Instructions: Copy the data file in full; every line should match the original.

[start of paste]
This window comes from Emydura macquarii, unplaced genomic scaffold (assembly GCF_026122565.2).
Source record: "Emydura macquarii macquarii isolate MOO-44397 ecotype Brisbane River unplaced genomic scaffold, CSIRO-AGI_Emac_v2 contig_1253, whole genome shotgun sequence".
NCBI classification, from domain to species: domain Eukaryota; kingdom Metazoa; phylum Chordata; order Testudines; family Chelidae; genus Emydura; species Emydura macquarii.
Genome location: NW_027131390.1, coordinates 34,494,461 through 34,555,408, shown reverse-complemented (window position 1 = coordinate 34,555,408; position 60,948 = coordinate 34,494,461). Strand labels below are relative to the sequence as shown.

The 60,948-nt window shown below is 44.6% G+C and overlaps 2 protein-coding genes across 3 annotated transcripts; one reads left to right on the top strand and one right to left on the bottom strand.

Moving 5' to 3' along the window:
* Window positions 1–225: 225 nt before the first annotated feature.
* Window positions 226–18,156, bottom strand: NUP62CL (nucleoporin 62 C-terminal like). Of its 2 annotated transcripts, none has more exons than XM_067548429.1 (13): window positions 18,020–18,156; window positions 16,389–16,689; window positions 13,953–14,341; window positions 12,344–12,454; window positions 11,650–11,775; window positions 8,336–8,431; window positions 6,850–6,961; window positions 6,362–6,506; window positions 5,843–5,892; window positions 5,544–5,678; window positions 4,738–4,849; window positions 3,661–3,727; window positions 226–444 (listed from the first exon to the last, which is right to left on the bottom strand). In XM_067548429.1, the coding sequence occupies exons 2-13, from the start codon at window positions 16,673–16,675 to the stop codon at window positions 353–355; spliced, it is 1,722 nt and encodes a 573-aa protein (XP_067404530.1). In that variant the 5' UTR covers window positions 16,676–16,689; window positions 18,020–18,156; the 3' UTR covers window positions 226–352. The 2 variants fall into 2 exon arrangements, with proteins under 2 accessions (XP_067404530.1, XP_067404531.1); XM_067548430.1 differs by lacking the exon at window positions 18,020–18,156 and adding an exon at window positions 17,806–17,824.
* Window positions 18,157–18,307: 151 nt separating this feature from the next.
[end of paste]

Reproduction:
This window comes from Emydura macquarii, unplaced genomic scaffold (assembly GCF_026122565.2).
Source record: "Emydura macquarii macquarii isolate MOO-44397 ecotype Brisbane River unplaced genomic scaffold, CSIRO-AGI_Emac_v2 contig_1253, whole genome shotgun sequence".
NCBI classification, from domain to species: domain Eukaryota; kingdom Metazoa; phylum Chordata; order Testudines; family Chelidae; genus Emydura; species Emydura macquarii.
Genome location: NW_027131390.1, coordinates 34,494,461 through 34,555,408, shown reverse-complemented (window position 1 = coordinate 34,555,408; position 60,948 = coordinate 34,494,461). Strand labels below are relative to the sequence as shown.

The 60,948-nt window shown below is 44.6% G+C and overlaps 2 protein-coding genes across 3 annotated transcripts; one reads left to right on the top strand and one right to left on the bottom strand.

Moving 5' to 3' along the window:
* Window positions 1–225: 225 nt before the first annotated feature.
* Window positions 226–18,156, bottom strand: NUP62CL (nucleoporin 62 C-terminal like). Of its 2 annotated transcripts, none has more exons than XM_067548429.1 (13): window positions 18,020–18,156; window positions 16,389–16,689; window positions 13,953–14,341; window positions 12,344–12,454; window positions 11,650–11,775; window positions 8,336–8,431; window positions 6,850–6,961; window positions 6,362–6,506; window positions 5,843–5,892; window positions 5,544–5,678; window positions 4,738–4,849; window positions 3,661–3,727; window positions 226–444 (listed from the first exon to the last, which is right to left on the bottom strand). In XM_067548429.1, the coding sequence occupies exons 2-13, from the start codon at window positions 16,673–16,675 to the stop codon at window positions 353–355; spliced, it is 1,722 nt and encodes a 573-aa protein (XP_067404530.1). In that variant the 5' UTR covers window positions 16,676–16,689; window positions 18,020–18,156; the 3' UTR covers window positions 226–352. The 2 variants fall into 2 exon arrangements, with proteins under 2 accessions (XP_067404530.1, XP_067404531.1); XM_067548430.1 differs by lacking the exon at window positions 18,020–18,156 and adding an exon at window positions 17,806–17,824.
* Window positions 18,157–18,307: 151 nt separating this feature from the next.